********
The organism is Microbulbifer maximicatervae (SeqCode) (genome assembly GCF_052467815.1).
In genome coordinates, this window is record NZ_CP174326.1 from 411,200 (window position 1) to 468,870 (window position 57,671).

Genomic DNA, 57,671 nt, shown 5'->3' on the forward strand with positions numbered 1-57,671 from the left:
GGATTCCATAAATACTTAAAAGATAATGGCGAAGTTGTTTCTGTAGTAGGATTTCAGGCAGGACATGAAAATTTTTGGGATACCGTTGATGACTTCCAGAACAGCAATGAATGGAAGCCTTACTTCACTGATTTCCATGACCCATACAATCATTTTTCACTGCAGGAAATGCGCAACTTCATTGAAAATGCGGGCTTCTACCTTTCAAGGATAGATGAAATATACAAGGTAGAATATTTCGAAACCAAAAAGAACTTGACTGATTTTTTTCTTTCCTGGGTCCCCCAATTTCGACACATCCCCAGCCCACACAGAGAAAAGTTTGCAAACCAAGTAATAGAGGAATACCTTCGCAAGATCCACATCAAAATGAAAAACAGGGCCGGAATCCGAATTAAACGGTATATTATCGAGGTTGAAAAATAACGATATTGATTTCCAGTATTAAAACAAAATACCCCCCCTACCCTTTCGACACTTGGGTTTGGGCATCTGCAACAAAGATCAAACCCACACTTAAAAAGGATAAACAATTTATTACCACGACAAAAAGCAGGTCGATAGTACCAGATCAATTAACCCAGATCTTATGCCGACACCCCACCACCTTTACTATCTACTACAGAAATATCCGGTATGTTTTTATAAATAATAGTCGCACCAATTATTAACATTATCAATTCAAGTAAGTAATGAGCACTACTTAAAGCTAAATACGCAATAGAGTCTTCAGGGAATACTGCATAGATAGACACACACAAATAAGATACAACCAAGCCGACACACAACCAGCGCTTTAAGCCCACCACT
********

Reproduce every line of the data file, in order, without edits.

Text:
The organism is Microbulbifer maximicatervae (SeqCode) (genome assembly GCF_052467815.1).
In genome coordinates, this window is record NZ_CP174326.1 from 411,200 (window position 1) to 468,870 (window position 57,671).

Genomic DNA, 57,671 nt, shown 5'->3' on the forward strand with positions numbered 1-57,671 from the left:
GGATTCCATAAATACTTAAAAGATAATGGCGAAGTTGTTTCTGTAGTAGGATTTCAGGCAGGACATGAAAATTTTTGGGATACCGTTGATGACTTCCAGAACAGCAATGAATGGAAGCCTTACTTCACTGATTTCCATGACCCATACAATCATTTTTCACTGCAGGAAATGCGCAACTTCATTGAAAATGCGGGCTTCTACCTTTCAAGGATAGATGAAATATACAAGGTAGAATATTTCGAAACCAAAAAGAACTTGACTGATTTTTTTCTTTCCTGGGTCCCCCAATTTCGACACATCCCCAGCCCACACAGAGAAAAGTTTGCAAACCAAGTAATAGAGGAATACCTTCGCAAGATCCACATCAAAATGAAAAACAGGGCCGGAATCCGAATTAAACGGTATATTATCGAGGTTGAAAAATAACGATATTGATTTCCAGTATTAAAACAAAATACCCCCCCTACCCTTTCGACACTTGGGTTTGGGCATCTGCAACAAAGATCAAACCCACACTTAAAAAGGATAAACAATTTATTACCACGACAAAAAGCAGGTCGATAGTACCAGATCAATTAACCCAGATCTTATGCCGACACCCCACCACCTTTACTATCTACTACAGAAATATCCGGTATGTTTTTATAAATAATAGTCGCACCAATTATTAACATTATCAATTCAAGTAAGTAATGAGCACTACTTAAAGCTAAATACGCAATAGAGTCTTCAGGGAATACTGCATAGATAGACACACACAAATAAGATACAACCAAGCCGACACACAACCAGCGCTTTAAGCCCACCACT